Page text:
We are living in the age of the image. Images are imprinted, wrote George Steiner, the philosopher and literary critic, almost in the manner of genetic information, on our sensibility. Think of our remembrance of history and of the great books we've read and what remains most vivid? Images: images of Caesar being stabbed in the Senate Forum, Socrates drinking his cup of hemlock, Hamlet pacing with poor Yorik's skull in he palm of his hand -his father's ghost swirling at the ramparts, Christ on the Cross, Hitler's manic raging speeches, Churchill strolling jut-jawed through the ruin's of the Battle of Britain, troops landing at the beaches of Normandy, the planes crashing into the Twin Towers.
The first "novels" were the ancient stories-our mythology- written in the the stars, on the cave walls of Lascaux and the on the city walls of ancient Greece and Rome in a highly visual "pre-literate" age when man had internalized the cosmos.
The ascendancy of the digital image delivered ubiquitously in our cities of bits— predicted by Steiner, in 1971, in his book In Bluebeard’s Castle — has begun to overwhelm and diminish the power of the word. The "agnostic" screen fills our daily lives through television, cinema, cell phone, and computers.
The graphical user interface merges and mixes the image and word and has paved the way for evolution of the graphic novel as a major art form. Graphical novels such as Frank Miller's epic graphical saga, "300," now a feature 3-D film about the ancient Battle of Thermopylae to Stephen King's standard novel form, the Dark Tower, which has been adopted as a comic book series, are field events signaling the ascendancy and power of the image.
The highly stylized 300 tells the story of 300 Spartans lead by their King, Leonidas, into the face of an insurmountable invasion at the hands of a million-man Persian army. Despite a lack of support from the Spartan council and a group of elders who communicate with the Gods via a half naked teenage girl, Leonidas decides that rather than allow his nation to be conquered into slavery, he must take his best warriors, the Spartan elite, and do what he can to fend off the impending invasion.
Book to graphical novel, graphical novel to film, are I believe pointing to an evolution, a new art form that will evolve from an age of collaboration based on wikis (the city walls of ancient Rome), where text and image opened to universal worldwide collaborations that are mixed and mashed up to create transformative animated 3-D films and graphical novels that rival Hogarth's seminal 18th century works in historical importance.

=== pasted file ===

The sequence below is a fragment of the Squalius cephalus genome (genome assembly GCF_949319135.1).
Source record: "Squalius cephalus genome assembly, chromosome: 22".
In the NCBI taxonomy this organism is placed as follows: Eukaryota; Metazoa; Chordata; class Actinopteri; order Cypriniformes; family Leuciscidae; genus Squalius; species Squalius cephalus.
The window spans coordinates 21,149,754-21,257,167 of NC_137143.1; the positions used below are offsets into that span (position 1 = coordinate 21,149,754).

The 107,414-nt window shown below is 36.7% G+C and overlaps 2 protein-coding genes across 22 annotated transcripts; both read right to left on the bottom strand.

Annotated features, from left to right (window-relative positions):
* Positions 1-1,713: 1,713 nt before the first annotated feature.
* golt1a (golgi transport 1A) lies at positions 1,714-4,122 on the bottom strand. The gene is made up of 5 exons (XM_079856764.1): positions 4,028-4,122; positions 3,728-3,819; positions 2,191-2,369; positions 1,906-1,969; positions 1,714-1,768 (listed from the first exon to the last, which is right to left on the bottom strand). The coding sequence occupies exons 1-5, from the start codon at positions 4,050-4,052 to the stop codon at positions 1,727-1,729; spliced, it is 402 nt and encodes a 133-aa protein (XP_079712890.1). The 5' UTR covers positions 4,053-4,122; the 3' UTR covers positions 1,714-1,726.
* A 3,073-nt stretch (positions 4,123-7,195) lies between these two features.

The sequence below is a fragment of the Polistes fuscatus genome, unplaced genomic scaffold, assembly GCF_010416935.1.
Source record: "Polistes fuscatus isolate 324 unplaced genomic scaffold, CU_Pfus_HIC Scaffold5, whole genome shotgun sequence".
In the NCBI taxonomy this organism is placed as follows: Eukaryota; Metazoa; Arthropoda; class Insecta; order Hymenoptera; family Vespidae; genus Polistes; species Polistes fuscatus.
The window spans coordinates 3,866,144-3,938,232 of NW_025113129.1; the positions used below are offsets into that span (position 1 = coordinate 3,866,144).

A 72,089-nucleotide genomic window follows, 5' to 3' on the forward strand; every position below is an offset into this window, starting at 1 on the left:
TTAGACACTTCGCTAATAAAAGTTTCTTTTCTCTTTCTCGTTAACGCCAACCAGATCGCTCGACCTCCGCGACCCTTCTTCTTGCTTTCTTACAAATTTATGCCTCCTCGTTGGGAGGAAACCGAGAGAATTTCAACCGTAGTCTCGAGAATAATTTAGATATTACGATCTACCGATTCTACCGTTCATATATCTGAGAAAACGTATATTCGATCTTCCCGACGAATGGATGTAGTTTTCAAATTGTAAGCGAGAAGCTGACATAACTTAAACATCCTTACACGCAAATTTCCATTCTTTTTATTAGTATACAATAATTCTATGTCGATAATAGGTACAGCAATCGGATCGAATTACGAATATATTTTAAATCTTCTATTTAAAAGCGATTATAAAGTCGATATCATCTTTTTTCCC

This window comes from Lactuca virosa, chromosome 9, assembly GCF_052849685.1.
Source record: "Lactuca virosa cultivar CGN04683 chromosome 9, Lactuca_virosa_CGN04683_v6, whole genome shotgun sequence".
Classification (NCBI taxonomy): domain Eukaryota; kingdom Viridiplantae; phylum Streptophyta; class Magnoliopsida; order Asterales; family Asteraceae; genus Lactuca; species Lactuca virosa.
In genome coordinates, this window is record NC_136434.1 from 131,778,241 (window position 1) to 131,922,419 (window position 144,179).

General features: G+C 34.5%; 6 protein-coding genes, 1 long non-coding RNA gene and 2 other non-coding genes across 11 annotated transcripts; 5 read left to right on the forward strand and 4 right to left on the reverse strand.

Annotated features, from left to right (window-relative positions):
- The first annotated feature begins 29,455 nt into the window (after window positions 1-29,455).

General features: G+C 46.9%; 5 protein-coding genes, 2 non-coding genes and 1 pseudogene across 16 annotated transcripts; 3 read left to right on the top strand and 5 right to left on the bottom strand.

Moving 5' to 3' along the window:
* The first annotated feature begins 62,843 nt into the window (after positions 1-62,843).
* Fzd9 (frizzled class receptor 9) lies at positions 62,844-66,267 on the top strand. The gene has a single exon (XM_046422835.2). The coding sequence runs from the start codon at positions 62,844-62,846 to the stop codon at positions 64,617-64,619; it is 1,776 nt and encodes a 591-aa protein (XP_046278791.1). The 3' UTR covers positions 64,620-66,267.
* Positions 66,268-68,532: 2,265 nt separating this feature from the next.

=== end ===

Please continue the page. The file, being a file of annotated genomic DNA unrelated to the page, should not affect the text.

Jae Lee has likened transforming Dark Tower into a graphical series to a "director's cut of a movie" -
except the extra scenes have not been written by King but by the graphic artists and the writers, Peter David and Robin Furth. King's title on the comic book series - planned in seven parts- is creative and executive director.
Dark Tower, which features a heroic gunslinger called Roland Deschain who follows a quest to find a mysterious figure called the Man in Black and thence the even more mysterious dark tower of the title, is an example of the way other artists have taken King's ideas and stories and turned them into something more memorable than the original - Brian DePalma's adaptation of Carrie and Stanley Kubrick's The Shining being two obvious instances.
"It's a little like a tour of your own imagination," King said in a recent interview. "A different way to tell stories is always exciting. It's like being a kid with a chemistry set." King wrote the final instalment of the Dark Tower book series at a particularly low ebb in his own life, when he was hit by car while walking down a road in his home town of Lovell, Maine,in 1999.
The modern illustrated story was born in the 19th century, with comic strips appearing in both Britain and America that were, frequently, turned into books. In the 1920s, a francophone version appeared in the form of bande dessinée , best known to us via The Adventures of Tintin and Asterix. In the East, the Japanese manga tradition goes back to the 18th century. Original post by Casey Kazan.
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